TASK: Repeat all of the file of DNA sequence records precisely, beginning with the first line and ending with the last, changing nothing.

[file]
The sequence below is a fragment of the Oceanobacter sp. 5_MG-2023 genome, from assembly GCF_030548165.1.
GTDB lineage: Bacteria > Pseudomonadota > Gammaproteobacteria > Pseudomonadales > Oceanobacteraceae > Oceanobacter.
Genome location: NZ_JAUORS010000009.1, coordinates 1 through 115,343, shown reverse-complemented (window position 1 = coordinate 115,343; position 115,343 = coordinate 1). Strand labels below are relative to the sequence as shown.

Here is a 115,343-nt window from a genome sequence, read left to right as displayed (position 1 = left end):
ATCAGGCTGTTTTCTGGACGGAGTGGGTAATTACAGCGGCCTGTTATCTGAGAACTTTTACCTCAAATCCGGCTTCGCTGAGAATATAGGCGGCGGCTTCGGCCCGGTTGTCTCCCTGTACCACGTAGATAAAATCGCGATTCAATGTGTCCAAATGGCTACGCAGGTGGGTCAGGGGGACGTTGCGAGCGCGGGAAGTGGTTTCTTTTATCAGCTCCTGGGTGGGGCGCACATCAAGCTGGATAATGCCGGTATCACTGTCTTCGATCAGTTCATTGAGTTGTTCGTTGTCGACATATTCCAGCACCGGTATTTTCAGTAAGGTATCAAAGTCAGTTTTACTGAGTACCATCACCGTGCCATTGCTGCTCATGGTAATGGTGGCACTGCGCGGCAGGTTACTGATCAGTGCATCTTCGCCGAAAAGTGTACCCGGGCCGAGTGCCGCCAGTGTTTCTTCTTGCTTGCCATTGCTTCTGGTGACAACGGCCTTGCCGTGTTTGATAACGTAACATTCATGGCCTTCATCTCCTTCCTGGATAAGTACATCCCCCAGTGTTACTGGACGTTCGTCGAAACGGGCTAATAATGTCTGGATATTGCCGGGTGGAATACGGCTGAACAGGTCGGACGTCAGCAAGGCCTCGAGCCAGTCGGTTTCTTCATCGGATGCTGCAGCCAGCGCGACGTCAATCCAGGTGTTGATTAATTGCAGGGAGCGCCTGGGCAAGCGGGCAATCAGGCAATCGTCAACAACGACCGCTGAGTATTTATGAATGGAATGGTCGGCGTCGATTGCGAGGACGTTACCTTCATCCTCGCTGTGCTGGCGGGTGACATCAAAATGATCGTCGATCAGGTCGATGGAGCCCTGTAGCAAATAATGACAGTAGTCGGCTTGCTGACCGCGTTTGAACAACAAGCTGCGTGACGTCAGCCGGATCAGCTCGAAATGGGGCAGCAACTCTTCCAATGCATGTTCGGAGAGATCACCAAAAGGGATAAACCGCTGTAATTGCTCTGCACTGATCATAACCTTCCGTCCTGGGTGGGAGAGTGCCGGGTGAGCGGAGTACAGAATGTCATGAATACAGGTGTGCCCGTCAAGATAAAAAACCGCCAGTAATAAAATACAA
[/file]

The sequence below is a fragment of the Oceanobacter sp. 5_MG-2023 genome, from assembly GCF_030548165.1.
GTDB lineage: Bacteria > Pseudomonadota > Gammaproteobacteria > Pseudomonadales > Oceanobacteraceae > Oceanobacter.
Genome location: NZ_JAUORS010000009.1, coordinates 1 through 115,343, shown reverse-complemented (window position 1 = coordinate 115,343; position 115,343 = coordinate 1). Strand labels below are relative to the sequence as shown.

Here is a 115,343-nt window from a genome sequence, read left to right as displayed (position 1 = left end):
ATCAGGCTGTTTTCTGGACGGAGTGGGTAATTACAGCGGCCTGTTATCTGAGAACTTTTACCTCAAATCCGGCTTCGCTGAGAATATAGGCGGCGGCTTCGGCCCGGTTGTCTCCCTGTACCACGTAGATAAAATCGCGATTCAATGTGTCCAAATGGCTACGCAGGTGGGTCAGGGGGACGTTGCGAGCGCGGGAAGTGGTTTCTTTTATCAGCTCCTGGGTGGGGCGCACATCAAGCTGGATAATGCCGGTATCACTGTCTTCGATCAGTTCATTGAGTTGTTCGTTGTCGACATATTCCAGCACCGGTATTTTCAGTAAGGTATCAAAGTCAGTTTTACTGAGTACCATCACCGTGCCATTGCTGCTCATGGTAATGGTGGCACTGCGCGGCAGGTTACTGATCAGTGCATCTTCGCCGAAAAGTGTACCCGGGCCGAGTGCCGCCAGTGTTTCTTCTTGCTTGCCATTGCTTCTGGTGACAACGGCCTTGCCGTGTTTGATAACGTAACATTCATGGCCTTCATCTCCTTCCTGGATAAGTACATCCCCCAGTGTTACTGGACGTTCGTCGAAACGGGCTAATAATGTCTGGATATTGCCGGGTGGAATACGGCTGAACAGGTCGGACGTCAGCAAGGCCTCGAGCCAGTCGGTTTCTTCATCGGATGCTGCAGCCAGCGCGACGTCAATCCAGGTGTTGATTAATTGCAGGGAGCGCCTGGGCAAGCGGGCAATCAGGCAATCGTCAACAACGACCGCTGAGTATTTATGAATGGAATGGTCGGCGTCGATTGCGAGGACGTTACCTTCATCCTCGCTGTGCTGGCGGGTGACATCAAAATGATCGTCGATCAGGTCGATGGAGCCCTGTAGCAAATAATGACAGTAGTCGGCTTGCTGACCGCGTTTGAACAACAAGCTGCGTGACGTCAGCCGGATCAGCTCGAAATGGGGCAGCAACTCTTCCAATGCATGTTCGGAGAGATCACCAAAAGGGATAAACCGCTGTAATTGCTCTGCACTGATCATAACCTTCCGTCCTGGGTGGGAGAGTGCCGGGTGAGCGGAGTACAGAATGTCATGAATACAGGTGTGCCCGTCAAGATAAAAAACCGCCAGTAATAAAATACAA